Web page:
We live in a world where people are getting bigger, not just taller but more overweight too. And alongside this the number of restaurants and food outlets are rising, meaning that many are able to grab what they like when they like. However, whether it’s confusion caused by too much choice or a distorted view of what a meal portion should be, it seems that we’re definitely piling more on our plates. The question is whether you are eating too much?
The Last Supper goes large
What is a good normal sized portion of food? Well, according to two researchers from Cornell University and Virginia Wesleyan College, who research consumer behavior, our perception has changed hugely over the years. The two revealed their findings of a quirky study that looked at art over a 1000 years and 52 religious pieces of art depicting The Last Supper.
It seems that the feast has got a whole lot bigger over the years, with the main dish increasing in size by 69% and the bread by 23%. And to make sure it can all be eaten the plates have also grown in size by 66%.
Bigger bowl bigger serving
So, if our perceptions of portions are becoming somewhat changed or distorted, how do bigger plates affect our eating habits, it at all? Well, according to Cornell University researchers they do when it comes to mindless eating where, “having salient, accurate visual cues can play an important role”.
In this study, 40 grad students were invited to a Super Bowl party, believing they were going to be asked about food and commercials in a party environment. Each student was taken to one of two exact same buffets; the only difference being the size of the bowl they were given. The food they chose was weighed and the leftovers recorded too.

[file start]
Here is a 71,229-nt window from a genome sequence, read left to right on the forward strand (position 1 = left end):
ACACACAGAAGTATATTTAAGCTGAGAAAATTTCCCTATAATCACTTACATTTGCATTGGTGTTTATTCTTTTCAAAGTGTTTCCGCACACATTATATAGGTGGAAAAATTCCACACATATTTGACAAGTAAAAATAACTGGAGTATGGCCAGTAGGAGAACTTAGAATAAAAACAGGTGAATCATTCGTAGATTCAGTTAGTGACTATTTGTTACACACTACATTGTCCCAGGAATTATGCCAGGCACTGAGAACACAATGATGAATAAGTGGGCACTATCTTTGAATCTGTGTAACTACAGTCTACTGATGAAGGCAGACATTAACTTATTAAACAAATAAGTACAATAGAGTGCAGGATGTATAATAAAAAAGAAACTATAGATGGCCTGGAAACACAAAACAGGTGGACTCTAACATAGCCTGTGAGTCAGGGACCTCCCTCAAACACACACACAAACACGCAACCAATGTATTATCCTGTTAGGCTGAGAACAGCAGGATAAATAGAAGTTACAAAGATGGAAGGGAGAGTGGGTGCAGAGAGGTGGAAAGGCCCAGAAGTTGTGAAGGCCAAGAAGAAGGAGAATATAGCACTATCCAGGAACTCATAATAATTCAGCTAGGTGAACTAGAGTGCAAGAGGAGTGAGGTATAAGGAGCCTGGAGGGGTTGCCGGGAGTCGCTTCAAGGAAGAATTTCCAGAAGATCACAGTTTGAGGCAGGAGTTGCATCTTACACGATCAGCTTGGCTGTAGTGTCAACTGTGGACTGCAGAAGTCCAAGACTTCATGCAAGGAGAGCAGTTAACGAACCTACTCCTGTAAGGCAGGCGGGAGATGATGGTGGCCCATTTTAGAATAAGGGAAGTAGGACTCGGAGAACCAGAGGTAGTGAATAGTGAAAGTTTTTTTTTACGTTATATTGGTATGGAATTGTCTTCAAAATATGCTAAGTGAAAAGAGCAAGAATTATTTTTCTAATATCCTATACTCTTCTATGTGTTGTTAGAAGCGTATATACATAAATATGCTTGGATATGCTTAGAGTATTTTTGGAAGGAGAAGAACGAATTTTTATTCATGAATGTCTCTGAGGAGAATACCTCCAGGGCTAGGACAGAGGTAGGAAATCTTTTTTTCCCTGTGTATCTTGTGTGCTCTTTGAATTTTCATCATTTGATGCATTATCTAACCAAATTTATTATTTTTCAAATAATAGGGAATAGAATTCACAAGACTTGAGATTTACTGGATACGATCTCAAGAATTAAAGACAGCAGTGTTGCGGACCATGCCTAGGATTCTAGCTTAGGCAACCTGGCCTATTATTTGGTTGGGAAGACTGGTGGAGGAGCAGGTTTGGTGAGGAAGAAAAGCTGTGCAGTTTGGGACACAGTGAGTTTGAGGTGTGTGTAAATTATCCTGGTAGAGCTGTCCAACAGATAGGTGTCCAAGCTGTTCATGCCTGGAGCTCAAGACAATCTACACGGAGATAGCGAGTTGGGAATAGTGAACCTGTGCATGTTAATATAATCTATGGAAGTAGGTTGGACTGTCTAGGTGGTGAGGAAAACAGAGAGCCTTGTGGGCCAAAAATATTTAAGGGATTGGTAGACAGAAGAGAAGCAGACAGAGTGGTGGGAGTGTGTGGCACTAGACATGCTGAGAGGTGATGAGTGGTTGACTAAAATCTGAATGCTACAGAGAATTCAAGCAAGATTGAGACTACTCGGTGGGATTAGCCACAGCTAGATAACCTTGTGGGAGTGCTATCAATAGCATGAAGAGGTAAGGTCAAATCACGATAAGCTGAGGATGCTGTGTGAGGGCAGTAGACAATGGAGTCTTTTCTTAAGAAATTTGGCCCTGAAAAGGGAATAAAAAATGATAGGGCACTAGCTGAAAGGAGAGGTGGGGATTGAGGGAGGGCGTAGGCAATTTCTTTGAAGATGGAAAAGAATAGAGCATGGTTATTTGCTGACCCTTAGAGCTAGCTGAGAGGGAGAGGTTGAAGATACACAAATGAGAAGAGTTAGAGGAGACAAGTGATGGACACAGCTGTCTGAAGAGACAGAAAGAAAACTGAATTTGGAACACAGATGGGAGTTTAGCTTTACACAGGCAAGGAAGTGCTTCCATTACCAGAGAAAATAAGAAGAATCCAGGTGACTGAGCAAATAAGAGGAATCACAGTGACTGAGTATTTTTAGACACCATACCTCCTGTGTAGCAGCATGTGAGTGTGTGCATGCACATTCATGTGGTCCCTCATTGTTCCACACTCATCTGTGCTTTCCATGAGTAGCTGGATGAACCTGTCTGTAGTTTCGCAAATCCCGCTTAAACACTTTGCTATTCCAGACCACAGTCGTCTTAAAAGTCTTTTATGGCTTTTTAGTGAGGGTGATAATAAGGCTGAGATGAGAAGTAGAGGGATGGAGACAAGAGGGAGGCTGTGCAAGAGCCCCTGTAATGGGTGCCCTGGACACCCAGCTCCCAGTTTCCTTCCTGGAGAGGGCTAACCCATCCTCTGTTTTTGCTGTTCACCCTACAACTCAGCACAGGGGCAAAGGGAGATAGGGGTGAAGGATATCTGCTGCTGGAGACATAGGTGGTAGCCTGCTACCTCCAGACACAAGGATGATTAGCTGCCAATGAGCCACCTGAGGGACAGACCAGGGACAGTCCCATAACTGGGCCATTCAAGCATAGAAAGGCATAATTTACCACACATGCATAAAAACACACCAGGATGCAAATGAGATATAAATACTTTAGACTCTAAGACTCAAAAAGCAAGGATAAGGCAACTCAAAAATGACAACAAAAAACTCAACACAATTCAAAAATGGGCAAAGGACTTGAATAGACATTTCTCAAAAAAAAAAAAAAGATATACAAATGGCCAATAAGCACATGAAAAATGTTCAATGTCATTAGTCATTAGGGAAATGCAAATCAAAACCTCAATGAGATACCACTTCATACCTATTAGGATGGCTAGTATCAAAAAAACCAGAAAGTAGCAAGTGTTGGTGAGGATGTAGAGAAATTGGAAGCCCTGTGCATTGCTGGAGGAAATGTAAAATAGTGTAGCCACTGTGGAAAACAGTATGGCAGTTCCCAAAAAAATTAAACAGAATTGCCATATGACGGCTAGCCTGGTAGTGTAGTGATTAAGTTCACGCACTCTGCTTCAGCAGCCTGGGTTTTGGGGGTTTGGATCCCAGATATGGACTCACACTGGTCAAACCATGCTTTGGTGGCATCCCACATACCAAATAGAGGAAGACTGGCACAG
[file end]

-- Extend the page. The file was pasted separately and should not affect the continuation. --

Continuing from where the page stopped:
The result? The bigger bowl group took 53% more food and ate 56% more than the smaller bowl students.
We eat more of the ‘healthy’ foods but are they really ‘healthy’?
But it’s okay to load up on healthy food right? Well, the question you first need to ask is whether they really are ‘healthy’. It seems that often people will end up eating the same amount of calories by increasing the amount of what they consider to be a healthier option.
A University of Ulster commissioned study in Northern Ireland asked 186 participants to take a portion of coleslaw. One of the two coleslaw bowls was labeled ‘healthier’ and one was labeled ‘standard’. Participants served themselves more of the ‘healthier’ version when in fact, both coleslaws had the same amount of calories.
How much is enough?
Plates are getting bigger and perceptions are changing, not to mention the fact that it’s easier to get the foods we want, even if we don’t necessarily need them. On top of this, clever marketing can lead us to eating more than we think we are. So, how much food is enough?
The answer lies in the palm of your hand. Looking at how much should be on your plate, a rough guide is the same amount of protein as the size and thickness of your palm, which is say about 100-150 g of meat. For carbs, the same amount as the size of your clenched fist is about right, whilst you should be aiming for two cupped hands’ worth of non-starchy veg.
Next month we’ll look at how the amount you eat could be imprinted in your DNA and the field of nutrigenomics, as well as hands tips on how to cut down your portion size.